On May 4, 2020, a Nevada woman filed a complaint against Johnson & Johnson and its subsidiary Janssen Pharmaceuticals, alleging that their product (Elmiron) caused her to develop the retinal disease maculopathy.

The Nevada woman faced chronic exposure to Elmiron, having used the drug since 2012. Her personal injury lawsuit states that her vision began to deteriorate after taking the medication for six years.

What Is Elmiron Used For?

Approved by the U.S. Food and Drug Administration (FDA) in 1996, pentosan polysulfate sodium (Elmiron) is the only FDA-approved oral medication used to treat bladder pain and discomfort associated with interstitial cystitis (IC).

IC, also known as “painful bladder syndrome,” is a chronic bladder condition with no known cure.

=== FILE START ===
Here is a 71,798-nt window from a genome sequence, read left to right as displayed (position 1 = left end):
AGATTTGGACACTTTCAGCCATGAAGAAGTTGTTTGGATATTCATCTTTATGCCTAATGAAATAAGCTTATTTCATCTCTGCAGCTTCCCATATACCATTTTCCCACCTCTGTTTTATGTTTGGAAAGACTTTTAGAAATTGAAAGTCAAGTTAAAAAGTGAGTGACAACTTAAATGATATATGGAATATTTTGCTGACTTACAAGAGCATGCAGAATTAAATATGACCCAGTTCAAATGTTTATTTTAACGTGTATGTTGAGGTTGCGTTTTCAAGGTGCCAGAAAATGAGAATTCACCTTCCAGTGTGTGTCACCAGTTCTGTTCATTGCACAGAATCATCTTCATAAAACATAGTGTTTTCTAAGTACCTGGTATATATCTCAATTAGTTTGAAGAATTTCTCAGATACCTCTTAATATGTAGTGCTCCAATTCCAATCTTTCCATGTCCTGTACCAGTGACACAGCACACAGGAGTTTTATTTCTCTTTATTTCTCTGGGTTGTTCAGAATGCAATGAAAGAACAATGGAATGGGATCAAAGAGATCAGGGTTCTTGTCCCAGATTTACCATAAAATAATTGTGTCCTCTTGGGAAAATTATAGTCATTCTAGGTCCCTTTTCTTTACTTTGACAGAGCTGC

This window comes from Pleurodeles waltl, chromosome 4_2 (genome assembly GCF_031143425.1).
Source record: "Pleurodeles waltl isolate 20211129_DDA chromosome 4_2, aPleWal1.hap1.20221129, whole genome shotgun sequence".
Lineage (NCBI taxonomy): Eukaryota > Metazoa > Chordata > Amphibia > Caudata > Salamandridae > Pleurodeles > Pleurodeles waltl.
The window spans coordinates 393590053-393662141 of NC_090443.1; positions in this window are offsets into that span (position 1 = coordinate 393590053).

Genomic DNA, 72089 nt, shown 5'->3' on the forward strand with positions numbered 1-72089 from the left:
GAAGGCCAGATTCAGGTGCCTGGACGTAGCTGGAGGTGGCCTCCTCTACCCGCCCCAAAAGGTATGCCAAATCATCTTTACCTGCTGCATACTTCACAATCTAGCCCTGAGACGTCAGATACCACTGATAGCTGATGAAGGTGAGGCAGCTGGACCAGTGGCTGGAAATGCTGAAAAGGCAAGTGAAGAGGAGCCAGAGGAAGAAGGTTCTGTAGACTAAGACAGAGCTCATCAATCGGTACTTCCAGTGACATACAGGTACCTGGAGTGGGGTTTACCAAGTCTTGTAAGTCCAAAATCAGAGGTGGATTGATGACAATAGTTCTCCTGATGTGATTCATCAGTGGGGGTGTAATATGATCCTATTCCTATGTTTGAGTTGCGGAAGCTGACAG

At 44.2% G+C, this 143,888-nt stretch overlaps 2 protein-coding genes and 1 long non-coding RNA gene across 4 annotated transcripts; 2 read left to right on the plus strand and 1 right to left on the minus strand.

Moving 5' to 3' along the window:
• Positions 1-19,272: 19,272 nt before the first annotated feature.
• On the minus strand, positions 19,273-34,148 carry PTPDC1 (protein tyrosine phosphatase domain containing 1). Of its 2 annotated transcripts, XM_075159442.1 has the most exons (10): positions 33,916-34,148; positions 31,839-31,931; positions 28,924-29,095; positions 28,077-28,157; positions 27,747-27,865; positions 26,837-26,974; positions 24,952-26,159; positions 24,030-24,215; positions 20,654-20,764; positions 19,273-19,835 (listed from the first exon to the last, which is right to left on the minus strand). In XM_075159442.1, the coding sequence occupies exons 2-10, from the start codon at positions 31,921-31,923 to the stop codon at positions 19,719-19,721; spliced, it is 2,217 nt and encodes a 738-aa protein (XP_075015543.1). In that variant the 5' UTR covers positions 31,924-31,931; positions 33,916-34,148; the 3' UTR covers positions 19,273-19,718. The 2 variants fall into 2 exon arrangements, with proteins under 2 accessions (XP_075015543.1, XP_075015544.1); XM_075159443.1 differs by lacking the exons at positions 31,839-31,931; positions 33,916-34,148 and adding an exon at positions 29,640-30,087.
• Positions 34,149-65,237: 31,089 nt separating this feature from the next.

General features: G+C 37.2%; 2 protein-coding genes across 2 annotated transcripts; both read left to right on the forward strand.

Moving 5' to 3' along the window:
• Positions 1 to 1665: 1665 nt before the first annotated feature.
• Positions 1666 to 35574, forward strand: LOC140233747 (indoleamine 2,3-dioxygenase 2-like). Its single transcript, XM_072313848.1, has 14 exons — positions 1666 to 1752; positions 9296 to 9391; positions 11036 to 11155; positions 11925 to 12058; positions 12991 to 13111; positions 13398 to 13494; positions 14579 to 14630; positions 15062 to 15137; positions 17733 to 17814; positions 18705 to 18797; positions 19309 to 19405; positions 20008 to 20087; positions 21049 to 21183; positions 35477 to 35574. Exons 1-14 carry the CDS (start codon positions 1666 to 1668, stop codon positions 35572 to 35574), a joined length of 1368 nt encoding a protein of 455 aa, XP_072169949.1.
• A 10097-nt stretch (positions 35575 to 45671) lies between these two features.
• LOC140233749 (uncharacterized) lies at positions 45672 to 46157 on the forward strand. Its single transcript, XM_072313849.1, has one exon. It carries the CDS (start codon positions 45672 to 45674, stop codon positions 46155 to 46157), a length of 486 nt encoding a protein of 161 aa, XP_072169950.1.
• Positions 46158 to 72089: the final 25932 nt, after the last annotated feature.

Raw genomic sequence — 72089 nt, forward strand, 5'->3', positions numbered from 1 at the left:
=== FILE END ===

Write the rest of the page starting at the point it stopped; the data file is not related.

Elmiron Side Effects

Recent studies have investigated the link between the use of Elmiron and eye damage.

Elmiron may be linked to the following diseases:

  • Macular degeneration
  • Pigmentary maculopathy
  • Retinal maculopathy

Other Elmiron side effects may include:

  • Blurred vision
  • Difficulty reading
  • Distorted vision
  • Eye pain
  • Issues adjusting to darkness
  • Vision disturbances
  • Vision loss

If you or a loved one used this IC drug and have since developed one of the vision impairments listed above, you may be eligible to file an Elmiron lawsuit.

For more information, contact Sokolove Law today. Our team of Elmiron attorneys and Case Managers are available 24/7 to answer your questions and provide support.

Frequently Asked Questions About Elmiron

Below we have listed answers to some of the most common questions patients ask about Elmiron.